Ben from UK. Harbeth Super HL5 owner.

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                • #9
                  Gain or sensitivity?

                  A lot of the foregoing discussion has been complicated, possibly, by a confusion between the concepts of amplifier sensitivity and gain.

                  The two terms are kind of synonymous, with the latter being somewhat less ambiguous in its meaning, but the hi-fi industry tends to prefer the former, which tends to need rather more qualification to remove ambiguity.

                  Let's assume that we are dealing with a power amp without a volume control. It will have a particular amount of gain - let's say, 30dB. This means that any voltage present at the input will appear at the output 30dB greater, up to the point at which the amplifier can drive no further. It is this point that, more or less, defines the amplifier's maximum output and maximum input, which will be a voltage 30dB less than the output clipping point. The key is that the input and output are tied together with 30dB of difference, always.

                  The problem with the definition of sensitivity is "what is the relationship between input and output?" If I'm told that the sensitivity is 500mV, is that RMS or peak or even peak to peak? Is that to achieve full output or, say, 50W output or 1% distortion? It is unlikely that you truly know how much voltage and current are required to drive your speaker to a given loudness and even less likely that you can relate this to power (Watts) as the relationship is a complex one (in the mathematical sense).

                  Introduce a volume control into the mix. Does the sensitivity or gain relate to the volume control flat out, or what? A useful "standard" sometimes used is where a volume control is 180° off minimum, it ought to be 10dB below maximum. In reading the specification of an amplifier, you need to know the reference points - a minimalist specification is not really worth the paper on which it is printed.

                  Comment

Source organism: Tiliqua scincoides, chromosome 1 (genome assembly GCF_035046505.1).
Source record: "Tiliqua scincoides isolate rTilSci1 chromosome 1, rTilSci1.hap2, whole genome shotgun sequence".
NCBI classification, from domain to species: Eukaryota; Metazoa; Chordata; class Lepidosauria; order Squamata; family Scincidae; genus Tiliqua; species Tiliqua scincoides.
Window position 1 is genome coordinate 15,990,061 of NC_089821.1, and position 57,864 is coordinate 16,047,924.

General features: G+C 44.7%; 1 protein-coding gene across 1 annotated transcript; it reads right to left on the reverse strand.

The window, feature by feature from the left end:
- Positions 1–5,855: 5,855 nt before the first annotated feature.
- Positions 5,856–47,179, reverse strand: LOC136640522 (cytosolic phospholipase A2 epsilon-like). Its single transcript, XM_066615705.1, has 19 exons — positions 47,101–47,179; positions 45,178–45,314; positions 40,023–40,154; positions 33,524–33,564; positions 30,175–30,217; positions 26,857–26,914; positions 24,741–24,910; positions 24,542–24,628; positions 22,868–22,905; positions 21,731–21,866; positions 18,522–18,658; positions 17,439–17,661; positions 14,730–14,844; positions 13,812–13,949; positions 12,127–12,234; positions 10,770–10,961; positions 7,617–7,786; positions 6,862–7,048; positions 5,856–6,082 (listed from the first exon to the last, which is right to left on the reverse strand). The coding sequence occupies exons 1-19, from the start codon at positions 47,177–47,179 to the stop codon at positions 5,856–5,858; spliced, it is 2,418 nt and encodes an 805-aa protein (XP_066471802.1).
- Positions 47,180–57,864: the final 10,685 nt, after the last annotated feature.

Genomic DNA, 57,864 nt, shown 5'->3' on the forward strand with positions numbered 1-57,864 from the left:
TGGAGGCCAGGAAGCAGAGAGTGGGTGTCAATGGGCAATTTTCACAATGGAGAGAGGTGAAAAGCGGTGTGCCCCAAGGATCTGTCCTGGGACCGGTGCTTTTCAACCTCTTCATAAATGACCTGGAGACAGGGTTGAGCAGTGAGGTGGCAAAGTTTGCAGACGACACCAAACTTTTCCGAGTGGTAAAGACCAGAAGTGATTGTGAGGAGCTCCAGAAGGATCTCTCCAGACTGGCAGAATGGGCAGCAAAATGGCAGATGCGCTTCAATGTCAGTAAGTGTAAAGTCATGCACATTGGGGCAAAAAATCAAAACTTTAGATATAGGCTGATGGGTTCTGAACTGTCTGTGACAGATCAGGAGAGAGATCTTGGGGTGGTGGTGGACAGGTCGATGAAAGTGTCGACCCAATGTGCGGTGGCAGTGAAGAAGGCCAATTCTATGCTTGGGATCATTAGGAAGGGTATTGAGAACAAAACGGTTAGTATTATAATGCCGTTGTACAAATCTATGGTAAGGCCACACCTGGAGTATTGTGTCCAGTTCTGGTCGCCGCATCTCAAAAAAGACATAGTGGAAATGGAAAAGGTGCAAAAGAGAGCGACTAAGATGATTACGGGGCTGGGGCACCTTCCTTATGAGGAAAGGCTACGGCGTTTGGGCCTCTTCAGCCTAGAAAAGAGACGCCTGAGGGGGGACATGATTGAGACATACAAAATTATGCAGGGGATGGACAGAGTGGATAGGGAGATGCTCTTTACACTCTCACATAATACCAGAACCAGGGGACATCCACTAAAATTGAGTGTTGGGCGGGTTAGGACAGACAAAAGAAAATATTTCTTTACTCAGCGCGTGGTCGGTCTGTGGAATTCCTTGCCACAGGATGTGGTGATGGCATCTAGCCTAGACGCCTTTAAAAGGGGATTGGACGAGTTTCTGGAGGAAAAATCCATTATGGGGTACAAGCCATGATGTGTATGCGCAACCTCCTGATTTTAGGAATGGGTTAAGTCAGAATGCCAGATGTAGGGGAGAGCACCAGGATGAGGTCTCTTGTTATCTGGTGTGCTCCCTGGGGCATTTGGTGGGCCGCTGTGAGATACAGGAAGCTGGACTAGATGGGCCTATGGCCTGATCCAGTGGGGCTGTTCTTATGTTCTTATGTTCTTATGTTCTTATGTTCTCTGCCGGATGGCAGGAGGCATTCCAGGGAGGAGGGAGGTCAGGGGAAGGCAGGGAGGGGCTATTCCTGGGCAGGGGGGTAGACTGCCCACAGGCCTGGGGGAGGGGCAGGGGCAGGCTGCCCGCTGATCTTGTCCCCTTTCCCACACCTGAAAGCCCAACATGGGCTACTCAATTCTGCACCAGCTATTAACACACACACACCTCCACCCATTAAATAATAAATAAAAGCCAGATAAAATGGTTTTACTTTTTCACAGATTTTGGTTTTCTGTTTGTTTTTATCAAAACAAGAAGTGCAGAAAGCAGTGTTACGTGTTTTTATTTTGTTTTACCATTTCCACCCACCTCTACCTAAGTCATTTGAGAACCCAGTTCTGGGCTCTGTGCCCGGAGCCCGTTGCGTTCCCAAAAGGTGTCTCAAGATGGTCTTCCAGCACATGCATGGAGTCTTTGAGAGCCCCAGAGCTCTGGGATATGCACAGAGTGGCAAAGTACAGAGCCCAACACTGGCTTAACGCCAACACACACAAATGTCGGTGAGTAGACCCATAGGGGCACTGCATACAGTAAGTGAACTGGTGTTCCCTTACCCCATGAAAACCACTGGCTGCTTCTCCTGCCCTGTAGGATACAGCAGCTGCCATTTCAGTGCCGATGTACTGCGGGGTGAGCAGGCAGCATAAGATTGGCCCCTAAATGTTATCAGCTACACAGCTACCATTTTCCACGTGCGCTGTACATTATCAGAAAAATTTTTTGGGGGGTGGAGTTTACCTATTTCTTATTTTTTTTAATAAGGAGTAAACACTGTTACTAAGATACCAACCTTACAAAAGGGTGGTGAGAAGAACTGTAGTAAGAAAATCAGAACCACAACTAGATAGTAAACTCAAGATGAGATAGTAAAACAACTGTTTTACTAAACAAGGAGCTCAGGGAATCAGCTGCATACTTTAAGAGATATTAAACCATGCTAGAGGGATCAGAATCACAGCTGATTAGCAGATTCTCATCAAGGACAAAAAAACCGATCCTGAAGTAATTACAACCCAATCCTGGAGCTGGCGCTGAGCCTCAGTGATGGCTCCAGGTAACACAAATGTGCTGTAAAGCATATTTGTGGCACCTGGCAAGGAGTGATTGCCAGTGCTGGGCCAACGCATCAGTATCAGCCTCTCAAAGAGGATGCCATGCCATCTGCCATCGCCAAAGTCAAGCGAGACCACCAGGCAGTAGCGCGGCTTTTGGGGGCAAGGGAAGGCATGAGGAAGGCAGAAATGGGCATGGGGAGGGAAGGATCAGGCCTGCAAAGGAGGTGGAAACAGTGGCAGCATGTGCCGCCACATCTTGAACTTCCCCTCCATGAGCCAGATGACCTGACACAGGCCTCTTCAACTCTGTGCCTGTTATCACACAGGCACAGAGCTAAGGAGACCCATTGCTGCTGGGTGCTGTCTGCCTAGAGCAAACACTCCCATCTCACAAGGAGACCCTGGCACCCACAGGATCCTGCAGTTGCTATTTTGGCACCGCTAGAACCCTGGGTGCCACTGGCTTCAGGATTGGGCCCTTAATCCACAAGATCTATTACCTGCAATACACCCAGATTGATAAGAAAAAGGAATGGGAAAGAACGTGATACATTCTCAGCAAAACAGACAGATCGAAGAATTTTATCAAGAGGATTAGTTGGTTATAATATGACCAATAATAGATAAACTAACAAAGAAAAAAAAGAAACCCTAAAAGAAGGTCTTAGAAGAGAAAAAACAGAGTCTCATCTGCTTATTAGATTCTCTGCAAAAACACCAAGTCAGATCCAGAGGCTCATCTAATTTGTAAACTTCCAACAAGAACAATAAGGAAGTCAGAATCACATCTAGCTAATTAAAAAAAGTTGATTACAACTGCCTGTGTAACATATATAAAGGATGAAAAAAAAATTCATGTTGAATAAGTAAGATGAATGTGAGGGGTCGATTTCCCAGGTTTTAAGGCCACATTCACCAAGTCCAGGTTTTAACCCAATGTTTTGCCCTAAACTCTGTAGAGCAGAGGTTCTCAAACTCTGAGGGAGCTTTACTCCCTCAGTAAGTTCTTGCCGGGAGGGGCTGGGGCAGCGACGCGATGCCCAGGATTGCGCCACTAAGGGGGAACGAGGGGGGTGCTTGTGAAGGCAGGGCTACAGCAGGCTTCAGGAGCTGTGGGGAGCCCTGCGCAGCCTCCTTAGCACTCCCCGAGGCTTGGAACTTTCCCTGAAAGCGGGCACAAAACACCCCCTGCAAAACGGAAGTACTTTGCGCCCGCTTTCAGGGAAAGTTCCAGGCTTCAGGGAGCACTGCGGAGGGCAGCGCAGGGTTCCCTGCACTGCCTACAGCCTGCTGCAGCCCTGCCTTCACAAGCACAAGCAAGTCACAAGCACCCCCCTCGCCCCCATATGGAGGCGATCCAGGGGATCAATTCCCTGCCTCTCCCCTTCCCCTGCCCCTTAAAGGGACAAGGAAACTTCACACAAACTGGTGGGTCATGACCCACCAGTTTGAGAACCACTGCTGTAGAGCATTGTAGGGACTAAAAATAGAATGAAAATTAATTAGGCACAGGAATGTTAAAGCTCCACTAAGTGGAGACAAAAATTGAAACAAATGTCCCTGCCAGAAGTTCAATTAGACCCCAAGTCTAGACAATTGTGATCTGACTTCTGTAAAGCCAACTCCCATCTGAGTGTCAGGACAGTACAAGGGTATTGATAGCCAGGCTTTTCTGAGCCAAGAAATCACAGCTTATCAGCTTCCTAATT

• #10
                    Gain, but only within the linear range

                    Originally posted by Pluto View Post
                    The key is that the input and output are tied together with 30dB of difference, always.
                    Only within the amp's linear range. This may or may not cover the whole range from zero to clipping, depending on the design.

                    {Moderator's comment: maybe this needs to be explained. Can we assume that all readers understand what 'clipping' is and how it is inevitable?
                    Ben from UK. Harbeth Super HL5 owner.

                    Comment


                    • #11
                      Compression alters sonic balance - fact

                      Originally posted by BAS-H View Post
                      This may or may not cover the whole range from zero to clipping, depending on the design.
                      I assume you are referring to the potential non-linearities of a tube amplifier at or near the top of its output??

                      I think it's safe to assume, for the sake of argument, that a well made solid state amplifier will be linear up to clipping at which point all bets are off.

                      I have a (slightly) interesting theory about the nature of some valve amplifier designs relating to this, which possibly explains part of the attraction of such designs:

                      It is well understood that tube amplifiers exhibit soft clipping compared to the catastrophic clipping of most solid state designs. But many tube amplifiers become slightly non-linear remarkably early. This too is widely acknowledged and understood but its significance is not. Once you start driving into an amplifier's non-linear region you reduce the dynamic range of the signal - in other words, loud elements in the signal increase less with rising amplitude than quiet elements that remain entirely within the truly linear region. This effect is exploited, to good effect, in classic tube-driven compressors such as the Fairchild.

                      So what we have with some tube amplifiers is a mild compressor which causes the low level content to be proportionately higher in the "mix" than was intended hence, "more revealing of detail".